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Australia's peak rail body has strongly supported Canberra Airport's claim to host the high-speed rail station.
Building the station at the airport would save $700 million by removing the need to build a long tunnel under Mount Ainslie, the Australasian Railway Association says in its response to the phase II study into high-speed rail in Australia.
It says overseas experience shows the importance of locating stations to link with existing transport modes.
It also predicts the take-up by passengers on the Canberra-Sydney line will be greater than forecast by the government study. ''Between Paris and Brussels, for example, HSR [high speed rail] has completely replaced air travel,'' it says.
The Canberra Times reported last Monday that Canberra Airport management was furious at the phase II study, which proposes terminating the line from Sydney on the north side of Canberra.
Canberra Airport managing director Stephen Byron was scathing about the proposal, which effectively snubbed the airport's commitment to build a $140 million station within 300 metres of the new air passenger terminal. He said the economic analysis was ''unbelievable'' and suggested the study was slanted against the airport by giving weight to pedestrian access to Civic.
The study, commissioned by the federal government, proposes a high-speed train into Canberra that would travel under Mount Ainslie and terminate at a station to be built on the eastern fringe of Civic, near the corner of Ainslie Avenue and Cooyong Street.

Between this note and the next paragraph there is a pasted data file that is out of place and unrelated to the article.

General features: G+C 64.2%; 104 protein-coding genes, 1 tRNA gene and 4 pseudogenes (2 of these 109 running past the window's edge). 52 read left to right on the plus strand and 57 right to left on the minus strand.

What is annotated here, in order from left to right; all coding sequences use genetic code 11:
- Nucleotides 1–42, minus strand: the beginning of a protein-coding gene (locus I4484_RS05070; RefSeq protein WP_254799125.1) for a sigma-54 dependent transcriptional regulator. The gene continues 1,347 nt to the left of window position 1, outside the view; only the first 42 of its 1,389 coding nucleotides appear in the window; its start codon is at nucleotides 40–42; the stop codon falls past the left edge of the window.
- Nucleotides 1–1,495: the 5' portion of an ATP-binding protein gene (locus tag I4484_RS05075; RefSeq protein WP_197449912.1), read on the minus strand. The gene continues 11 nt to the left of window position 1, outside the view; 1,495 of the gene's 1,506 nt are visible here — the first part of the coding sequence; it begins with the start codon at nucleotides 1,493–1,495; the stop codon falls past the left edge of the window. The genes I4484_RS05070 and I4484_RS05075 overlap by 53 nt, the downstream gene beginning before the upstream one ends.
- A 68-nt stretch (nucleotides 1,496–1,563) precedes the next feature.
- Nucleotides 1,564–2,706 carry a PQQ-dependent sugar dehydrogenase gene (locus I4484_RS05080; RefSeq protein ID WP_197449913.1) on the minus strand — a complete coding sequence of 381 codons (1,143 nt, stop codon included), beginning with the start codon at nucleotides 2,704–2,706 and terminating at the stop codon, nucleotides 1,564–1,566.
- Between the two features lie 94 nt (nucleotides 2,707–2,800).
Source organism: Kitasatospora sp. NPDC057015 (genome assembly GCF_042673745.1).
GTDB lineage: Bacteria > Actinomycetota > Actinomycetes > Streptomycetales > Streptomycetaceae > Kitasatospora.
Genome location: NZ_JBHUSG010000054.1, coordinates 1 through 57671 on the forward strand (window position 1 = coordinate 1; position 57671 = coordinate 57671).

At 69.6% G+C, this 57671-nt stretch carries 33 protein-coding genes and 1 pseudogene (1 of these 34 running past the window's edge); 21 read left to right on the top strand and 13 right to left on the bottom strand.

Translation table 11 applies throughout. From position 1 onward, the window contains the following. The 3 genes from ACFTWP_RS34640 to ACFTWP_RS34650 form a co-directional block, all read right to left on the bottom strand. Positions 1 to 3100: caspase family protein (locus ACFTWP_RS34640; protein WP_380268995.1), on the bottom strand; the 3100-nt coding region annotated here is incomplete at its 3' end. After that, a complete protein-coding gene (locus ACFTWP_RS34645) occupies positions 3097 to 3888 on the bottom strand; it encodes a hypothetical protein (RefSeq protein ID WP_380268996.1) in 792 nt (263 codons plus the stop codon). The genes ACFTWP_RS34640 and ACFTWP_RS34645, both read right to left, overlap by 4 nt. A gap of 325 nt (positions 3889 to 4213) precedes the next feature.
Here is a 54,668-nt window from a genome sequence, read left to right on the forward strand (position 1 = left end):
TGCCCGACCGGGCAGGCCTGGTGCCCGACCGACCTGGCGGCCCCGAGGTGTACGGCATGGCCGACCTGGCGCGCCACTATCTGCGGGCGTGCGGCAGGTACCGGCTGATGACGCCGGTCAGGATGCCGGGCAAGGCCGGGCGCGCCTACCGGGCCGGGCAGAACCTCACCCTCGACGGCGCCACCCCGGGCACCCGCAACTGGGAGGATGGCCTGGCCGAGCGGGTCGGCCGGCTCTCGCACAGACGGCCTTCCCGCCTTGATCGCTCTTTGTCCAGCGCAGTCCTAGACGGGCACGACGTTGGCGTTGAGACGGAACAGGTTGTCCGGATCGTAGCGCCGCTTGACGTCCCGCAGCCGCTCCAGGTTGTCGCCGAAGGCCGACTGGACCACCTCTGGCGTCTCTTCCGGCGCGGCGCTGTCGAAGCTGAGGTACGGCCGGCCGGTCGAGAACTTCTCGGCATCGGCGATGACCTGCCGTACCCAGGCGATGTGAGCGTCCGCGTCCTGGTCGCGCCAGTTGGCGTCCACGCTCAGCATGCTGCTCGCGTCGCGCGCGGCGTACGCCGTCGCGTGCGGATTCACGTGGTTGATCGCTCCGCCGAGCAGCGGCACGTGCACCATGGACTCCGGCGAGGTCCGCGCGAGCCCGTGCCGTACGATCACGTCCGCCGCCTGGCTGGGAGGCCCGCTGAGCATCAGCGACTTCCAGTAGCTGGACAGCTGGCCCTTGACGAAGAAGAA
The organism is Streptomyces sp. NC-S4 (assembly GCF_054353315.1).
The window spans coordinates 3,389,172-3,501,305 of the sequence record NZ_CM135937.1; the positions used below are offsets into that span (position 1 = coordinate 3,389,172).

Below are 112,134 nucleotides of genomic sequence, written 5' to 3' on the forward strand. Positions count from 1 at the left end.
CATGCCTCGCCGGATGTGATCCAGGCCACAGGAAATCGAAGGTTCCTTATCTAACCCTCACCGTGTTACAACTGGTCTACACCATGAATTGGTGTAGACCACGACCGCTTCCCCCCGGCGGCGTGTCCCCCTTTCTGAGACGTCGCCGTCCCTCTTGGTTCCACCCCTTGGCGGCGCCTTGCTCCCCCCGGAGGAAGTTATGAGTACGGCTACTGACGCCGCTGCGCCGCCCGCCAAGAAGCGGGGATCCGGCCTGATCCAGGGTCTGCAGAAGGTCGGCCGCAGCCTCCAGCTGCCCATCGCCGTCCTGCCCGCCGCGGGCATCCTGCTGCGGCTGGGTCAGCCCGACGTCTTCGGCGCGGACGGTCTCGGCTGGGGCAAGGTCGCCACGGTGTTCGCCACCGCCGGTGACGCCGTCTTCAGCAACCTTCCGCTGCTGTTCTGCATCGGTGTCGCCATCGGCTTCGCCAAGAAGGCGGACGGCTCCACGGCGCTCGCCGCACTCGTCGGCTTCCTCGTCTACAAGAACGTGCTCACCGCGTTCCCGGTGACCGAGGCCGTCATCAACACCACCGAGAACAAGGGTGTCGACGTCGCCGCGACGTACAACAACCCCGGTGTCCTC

Passengers on the high-speed rail network could travel from Canberra to Sydney in 64 minutes.
In its response to the study, the ARA questions the cost of tunnels and calls for the concept of high-speed rail to be put to market to test its viability.
''In relation to Canberra, the ARA believes that the station should be located at the airport, noting that the owners have already offered to fund $140 million for the station, which would be relatively close to the centre of Canberra as well as many important institutions such as Parliament House, and tourist attractions such as the Australian War Memorial,'' the response says.
''The airport is well placed for road connections to locations throughout Canberra, and these will be further improved with the completion of the Majura Parkway, providing fast road
connections to large population bases north and south of Canberra.
''A Canberra Airport station removes the need to tunnel 3.6 kilometres under Mount Ainslie.
''The considerable tunnelling on the preferred route currently contributes 29 per cent of total construction costs.
''Re-routing to Canberra Airport would save $700 million in tunnelling and station costs - $540 million for the tunnel and $160 million for the Ainslie Avenue station.
''The cost saving has the potential to meet all, or a large part, of the cost to construct a light rail link from the centre of Canberra to the airport, improving the connectivity of the high-speed station and airport with Canberra city.''
The ARA points out that earlier studies predicted much higher passenger numbers, particularly on the Canberra-Sydney leg.
''A table in the report shows Sydney-Canberra HSR gaining 70 per cent of the market, compared with 83 per cent to 100 per cent HSR share in equivalent markets (similar HSR trip time of 75 minutes) overseas,'' it says.
ARA chief executive Bryan Nye said the nation could not afford to delay on high-speed rail because of its potential to transform Australia.
''The priority should be putting the project to market to formally test its viability in the private sector,'' Mr Nye said.
''This will have two benefits - it will deliver the project at a lower cost and achieve faster implementation.''
This article first appeared on www.canberratimes.com.au
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